Shirley Jackson published the short story, "The Lottery", on June 28 th 1948. Irony is present throughout the entire story, from the title to the last sentence. Irony is the contrast between what is expected or what appears to be and what actually is. The characters, situation, title, point of view, and the setting of "The Lottery", all make it ironic. From the very beginning of this story, it is obvious that irony will play a big role throughout the story. The title of this story states obvious irony.
The reason that the title is ironic is because the person who wins the lottery is stoned to death. When most people think of the term lottery, they associate it with winning something of value. The first sentence in "The Lottery", leads the readers to believe that it's going to be a beautiful day, but by the end of the story it turns out to be a horrific day. "The morning of June 27 th was clear and sunny, with the fresh warmth of a full-summer day; the flowers were blossoming profusely and the grass was richly green." Would anyone think that such a brutal and violent attack on a woman by her fellow townspeople could happen on a day like what was described? The point of view in the story is ironic to the ending of the story. When Shirley Jackson wrote "The Lottery", she used third person dramatic point of view. The third person dramatic point of view let Mrs.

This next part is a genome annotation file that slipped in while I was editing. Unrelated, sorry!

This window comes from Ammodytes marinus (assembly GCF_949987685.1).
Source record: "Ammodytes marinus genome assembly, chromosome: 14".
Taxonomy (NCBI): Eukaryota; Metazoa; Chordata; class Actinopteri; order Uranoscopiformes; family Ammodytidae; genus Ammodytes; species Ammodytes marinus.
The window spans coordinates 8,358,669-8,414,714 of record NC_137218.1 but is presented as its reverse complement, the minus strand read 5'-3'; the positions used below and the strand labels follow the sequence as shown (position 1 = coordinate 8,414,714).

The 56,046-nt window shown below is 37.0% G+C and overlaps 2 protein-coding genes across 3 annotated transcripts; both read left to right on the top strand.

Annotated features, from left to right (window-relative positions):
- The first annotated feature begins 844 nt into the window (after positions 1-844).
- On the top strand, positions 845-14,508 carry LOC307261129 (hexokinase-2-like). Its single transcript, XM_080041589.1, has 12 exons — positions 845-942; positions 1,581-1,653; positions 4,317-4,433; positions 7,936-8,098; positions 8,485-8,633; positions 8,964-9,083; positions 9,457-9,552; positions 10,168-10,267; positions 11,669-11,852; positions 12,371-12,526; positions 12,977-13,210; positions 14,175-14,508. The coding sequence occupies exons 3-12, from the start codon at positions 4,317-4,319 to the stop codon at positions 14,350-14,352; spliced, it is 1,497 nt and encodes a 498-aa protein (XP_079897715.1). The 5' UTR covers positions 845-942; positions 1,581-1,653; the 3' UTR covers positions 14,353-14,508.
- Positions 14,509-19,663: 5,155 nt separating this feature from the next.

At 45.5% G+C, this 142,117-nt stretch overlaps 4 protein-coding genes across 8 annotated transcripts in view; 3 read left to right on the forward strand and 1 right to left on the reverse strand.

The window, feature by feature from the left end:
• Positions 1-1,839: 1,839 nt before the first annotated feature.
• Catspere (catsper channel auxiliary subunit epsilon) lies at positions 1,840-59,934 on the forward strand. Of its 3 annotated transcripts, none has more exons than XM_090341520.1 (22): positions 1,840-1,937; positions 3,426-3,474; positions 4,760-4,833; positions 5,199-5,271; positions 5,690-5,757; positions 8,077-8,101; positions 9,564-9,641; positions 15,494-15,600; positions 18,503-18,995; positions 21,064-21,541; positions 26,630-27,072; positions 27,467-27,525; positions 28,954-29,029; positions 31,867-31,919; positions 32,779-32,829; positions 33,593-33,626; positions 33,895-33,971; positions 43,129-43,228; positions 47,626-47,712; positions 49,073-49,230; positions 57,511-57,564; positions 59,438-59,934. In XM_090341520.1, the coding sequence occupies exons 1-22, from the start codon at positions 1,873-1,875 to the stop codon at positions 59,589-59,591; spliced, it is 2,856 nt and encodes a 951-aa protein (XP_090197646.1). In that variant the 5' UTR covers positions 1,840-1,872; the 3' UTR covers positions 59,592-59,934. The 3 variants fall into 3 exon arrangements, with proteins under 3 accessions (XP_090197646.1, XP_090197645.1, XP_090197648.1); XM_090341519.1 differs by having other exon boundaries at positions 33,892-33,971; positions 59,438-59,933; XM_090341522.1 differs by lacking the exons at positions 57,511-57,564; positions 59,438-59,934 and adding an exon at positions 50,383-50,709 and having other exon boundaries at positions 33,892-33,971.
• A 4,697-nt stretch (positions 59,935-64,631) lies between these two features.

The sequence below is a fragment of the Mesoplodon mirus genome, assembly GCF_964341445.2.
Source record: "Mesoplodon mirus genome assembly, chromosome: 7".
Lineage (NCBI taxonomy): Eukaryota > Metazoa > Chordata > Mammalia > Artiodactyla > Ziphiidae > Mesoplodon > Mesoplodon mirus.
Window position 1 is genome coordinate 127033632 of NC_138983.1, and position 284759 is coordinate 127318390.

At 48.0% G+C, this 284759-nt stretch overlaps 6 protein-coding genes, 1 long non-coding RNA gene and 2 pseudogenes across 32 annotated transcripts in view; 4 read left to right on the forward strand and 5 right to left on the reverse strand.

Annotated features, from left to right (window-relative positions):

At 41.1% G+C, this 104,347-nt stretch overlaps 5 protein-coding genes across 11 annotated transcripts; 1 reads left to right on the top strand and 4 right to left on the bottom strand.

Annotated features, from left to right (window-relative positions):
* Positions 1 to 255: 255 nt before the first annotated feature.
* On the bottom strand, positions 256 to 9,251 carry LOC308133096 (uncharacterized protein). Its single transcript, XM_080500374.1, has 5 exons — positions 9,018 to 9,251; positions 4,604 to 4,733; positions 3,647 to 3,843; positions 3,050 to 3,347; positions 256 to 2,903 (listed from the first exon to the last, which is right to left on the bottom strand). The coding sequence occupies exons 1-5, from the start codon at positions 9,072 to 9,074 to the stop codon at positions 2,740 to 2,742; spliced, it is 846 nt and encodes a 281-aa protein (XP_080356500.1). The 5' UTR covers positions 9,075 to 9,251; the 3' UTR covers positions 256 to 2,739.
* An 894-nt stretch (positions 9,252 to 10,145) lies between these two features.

Jackson keep the result of the story a surprise until Brandon Bennett 2 the very end. The result is ironic because the readers have no idea what the characters are thinking. So, the readers believe everything is fine until the end of the story. The situation present in "The Lottery" is completely ironic. The word choice used by Shirley Jackson keeps readers believing that nothing is wrong.
At the beginning of paragraph four, it states, "The lottery was conducted-as were the square dances, the teen-age club, the Halloween program-by Mr. Summers, who had time and energy to devote to civic activities." This statement is completely ironic because of the fact that this horrific tradition of stoning a person to death is classified among pleasant activities, such as square dances. Another statement filled with irony is, "Soon the women, standing by their husbands, began to call to their children, and the children came reluctantly, having to be called four or five times." The reason this is ironic is because if the children knew what was about to take place then they would want to be in the safety of their parents at all times. Instead, they run around playing and avoiding their parents. Shirley Jackson filled the story, "The Lottery" full of irony.
The characters, situation, point of view, title, and the setting all make this story ironic. A lottery is usually associated with winning money or a prize, but in this story it is not what the characters win, it is what they lose.